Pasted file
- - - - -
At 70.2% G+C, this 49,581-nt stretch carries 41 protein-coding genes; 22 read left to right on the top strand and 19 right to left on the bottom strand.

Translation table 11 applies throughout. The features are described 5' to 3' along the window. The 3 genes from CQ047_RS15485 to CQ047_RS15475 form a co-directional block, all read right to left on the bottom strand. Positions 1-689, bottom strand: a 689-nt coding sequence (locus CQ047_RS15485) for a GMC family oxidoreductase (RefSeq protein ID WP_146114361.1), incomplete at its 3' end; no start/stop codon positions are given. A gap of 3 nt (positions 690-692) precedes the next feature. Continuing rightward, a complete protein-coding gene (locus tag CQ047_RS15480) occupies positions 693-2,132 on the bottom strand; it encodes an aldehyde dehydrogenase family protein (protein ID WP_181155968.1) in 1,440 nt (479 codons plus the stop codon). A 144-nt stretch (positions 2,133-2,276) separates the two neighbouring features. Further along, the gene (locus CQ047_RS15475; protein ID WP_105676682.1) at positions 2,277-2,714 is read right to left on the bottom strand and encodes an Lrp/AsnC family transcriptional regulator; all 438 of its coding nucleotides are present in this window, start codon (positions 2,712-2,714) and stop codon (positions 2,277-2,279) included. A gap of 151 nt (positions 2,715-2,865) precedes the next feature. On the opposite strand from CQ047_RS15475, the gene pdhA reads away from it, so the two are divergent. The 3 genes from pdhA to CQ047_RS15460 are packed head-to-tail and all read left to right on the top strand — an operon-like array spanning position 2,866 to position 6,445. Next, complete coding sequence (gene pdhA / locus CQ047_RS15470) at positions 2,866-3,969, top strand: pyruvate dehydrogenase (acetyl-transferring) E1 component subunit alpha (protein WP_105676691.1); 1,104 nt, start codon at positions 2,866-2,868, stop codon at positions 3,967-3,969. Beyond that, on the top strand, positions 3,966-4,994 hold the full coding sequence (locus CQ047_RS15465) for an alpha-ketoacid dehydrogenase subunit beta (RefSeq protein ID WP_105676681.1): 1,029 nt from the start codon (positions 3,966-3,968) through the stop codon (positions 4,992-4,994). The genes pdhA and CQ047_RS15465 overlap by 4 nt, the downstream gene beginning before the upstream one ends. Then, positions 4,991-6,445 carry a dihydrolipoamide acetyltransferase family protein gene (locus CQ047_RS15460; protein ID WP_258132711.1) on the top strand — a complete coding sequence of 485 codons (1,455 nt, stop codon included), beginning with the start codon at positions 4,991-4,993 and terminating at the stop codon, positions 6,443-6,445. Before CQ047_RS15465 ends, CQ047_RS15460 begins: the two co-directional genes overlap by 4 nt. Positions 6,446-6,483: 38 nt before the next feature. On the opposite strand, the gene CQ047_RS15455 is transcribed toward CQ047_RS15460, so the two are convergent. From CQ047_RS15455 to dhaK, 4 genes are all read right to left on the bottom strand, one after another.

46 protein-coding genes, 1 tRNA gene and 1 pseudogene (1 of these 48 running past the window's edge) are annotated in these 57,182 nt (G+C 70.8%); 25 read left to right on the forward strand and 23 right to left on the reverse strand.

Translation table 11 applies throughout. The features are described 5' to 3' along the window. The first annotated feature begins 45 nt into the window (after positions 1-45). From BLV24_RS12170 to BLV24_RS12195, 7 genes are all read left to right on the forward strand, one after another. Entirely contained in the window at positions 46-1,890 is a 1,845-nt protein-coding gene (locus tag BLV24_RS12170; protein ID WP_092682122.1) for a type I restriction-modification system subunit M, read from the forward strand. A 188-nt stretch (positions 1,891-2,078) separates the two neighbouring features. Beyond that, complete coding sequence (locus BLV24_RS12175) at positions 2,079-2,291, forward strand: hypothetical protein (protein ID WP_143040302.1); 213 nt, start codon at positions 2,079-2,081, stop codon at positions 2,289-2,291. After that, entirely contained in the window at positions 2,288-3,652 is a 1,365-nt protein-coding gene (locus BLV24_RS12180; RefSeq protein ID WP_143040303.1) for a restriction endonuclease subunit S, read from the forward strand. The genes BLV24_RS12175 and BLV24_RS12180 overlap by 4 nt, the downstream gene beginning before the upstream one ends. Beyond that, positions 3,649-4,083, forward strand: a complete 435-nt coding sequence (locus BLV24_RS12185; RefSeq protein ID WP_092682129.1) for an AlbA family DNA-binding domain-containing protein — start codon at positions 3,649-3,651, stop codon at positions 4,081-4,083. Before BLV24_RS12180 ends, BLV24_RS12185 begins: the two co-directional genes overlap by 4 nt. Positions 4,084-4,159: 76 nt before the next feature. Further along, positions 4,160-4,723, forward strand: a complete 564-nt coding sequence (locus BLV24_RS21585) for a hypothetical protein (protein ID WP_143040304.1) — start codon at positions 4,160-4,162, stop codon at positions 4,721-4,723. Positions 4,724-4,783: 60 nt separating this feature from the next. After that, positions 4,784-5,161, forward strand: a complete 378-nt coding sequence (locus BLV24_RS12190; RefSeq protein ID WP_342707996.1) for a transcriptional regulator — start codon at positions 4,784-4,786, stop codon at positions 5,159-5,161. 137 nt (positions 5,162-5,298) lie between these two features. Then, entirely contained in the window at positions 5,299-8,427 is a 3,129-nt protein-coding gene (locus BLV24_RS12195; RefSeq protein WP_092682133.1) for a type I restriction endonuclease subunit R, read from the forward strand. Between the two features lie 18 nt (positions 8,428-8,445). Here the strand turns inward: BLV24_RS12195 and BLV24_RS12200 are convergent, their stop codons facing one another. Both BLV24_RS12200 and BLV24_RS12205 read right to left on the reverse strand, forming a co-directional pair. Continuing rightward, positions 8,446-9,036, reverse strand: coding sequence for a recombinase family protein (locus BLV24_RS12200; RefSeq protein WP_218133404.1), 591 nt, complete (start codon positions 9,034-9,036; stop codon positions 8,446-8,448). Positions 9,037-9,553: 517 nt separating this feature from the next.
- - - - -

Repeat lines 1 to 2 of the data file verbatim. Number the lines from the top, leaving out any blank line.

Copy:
At 70.2% G+C, this 49,581-nt stretch carries 41 protein-coding genes; 22 read left to right on the top strand and 19 right to left on the bottom strand.

Translation table 11 applies throughout. The features are described 5' to 3' along the window. The 3 genes from CQ047_RS15485 to CQ047_RS15475 form a co-directional block, all read right to left on the bottom strand. Positions 1-689, bottom strand: a 689-nt coding sequence (locus CQ047_RS15485) for a GMC family oxidoreductase (RefSeq protein ID WP_146114361.1), incomplete at its 3' end; no start/stop codon positions are given. A gap of 3 nt (positions 690-692) precedes the next feature. Continuing rightward, a complete protein-coding gene (locus tag CQ047_RS15480) occupies positions 693-2,132 on the bottom strand; it encodes an aldehyde dehydrogenase family protein (protein ID WP_181155968.1) in 1,440 nt (479 codons plus the stop codon). A 144-nt stretch (positions 2,133-2,276) separates the two neighbouring features. Further along, the gene (locus CQ047_RS15475; protein ID WP_105676682.1) at positions 2,277-2,714 is read right to left on the bottom strand and encodes an Lrp/AsnC family transcriptional regulator; all 438 of its coding nucleotides are present in this window, start codon (positions 2,712-2,714) and stop codon (positions 2,277-2,279) included. A gap of 151 nt (positions 2,715-2,865) precedes the next feature. On the opposite strand from CQ047_RS15475, the gene pdhA reads away from it, so the two are divergent. The 3 genes from pdhA to CQ047_RS15460 are packed head-to-tail and all read left to right on the top strand — an operon-like array spanning position 2,866 to position 6,445. Next, complete coding sequence (gene pdhA / locus CQ047_RS15470) at positions 2,866-3,969, top strand: pyruvate dehydrogenase (acetyl-transferring) E1 component subunit alpha (protein WP_105676691.1); 1,104 nt, start codon at positions 2,866-2,868, stop codon at positions 3,967-3,969. Beyond that, on the top strand, positions 3,966-4,994 hold the full coding sequence (locus CQ047_RS15465) for an alpha-ketoacid dehydrogenase subunit beta (RefSeq protein ID WP_105676681.1): 1,029 nt from the start codon (positions 3,966-3,968) through the stop codon (positions 4,992-4,994). The genes pdhA and CQ047_RS15465 overlap by 4 nt, the downstream gene beginning before the upstream one ends. Then, positions 4,991-6,445 carry a dihydrolipoamide acetyltransferase family protein gene (locus CQ047_RS15460; protein ID WP_258132711.1) on the top strand — a complete coding sequence of 485 codons (1,455 nt, stop codon included), beginning with the start codon at positions 4,991-4,993 and terminating at the stop codon, positions 6,443-6,445. Before CQ047_RS15465 ends, CQ047_RS15460 begins: the two co-directional genes overlap by 4 nt. Positions 6,446-6,483: 38 nt before the next feature. On the opposite strand, the gene CQ047_RS15455 is transcribed toward CQ047_RS15460, so the two are convergent. From CQ047_RS15455 to dhaK, 4 genes are all read right to left on the bottom strand, one after another.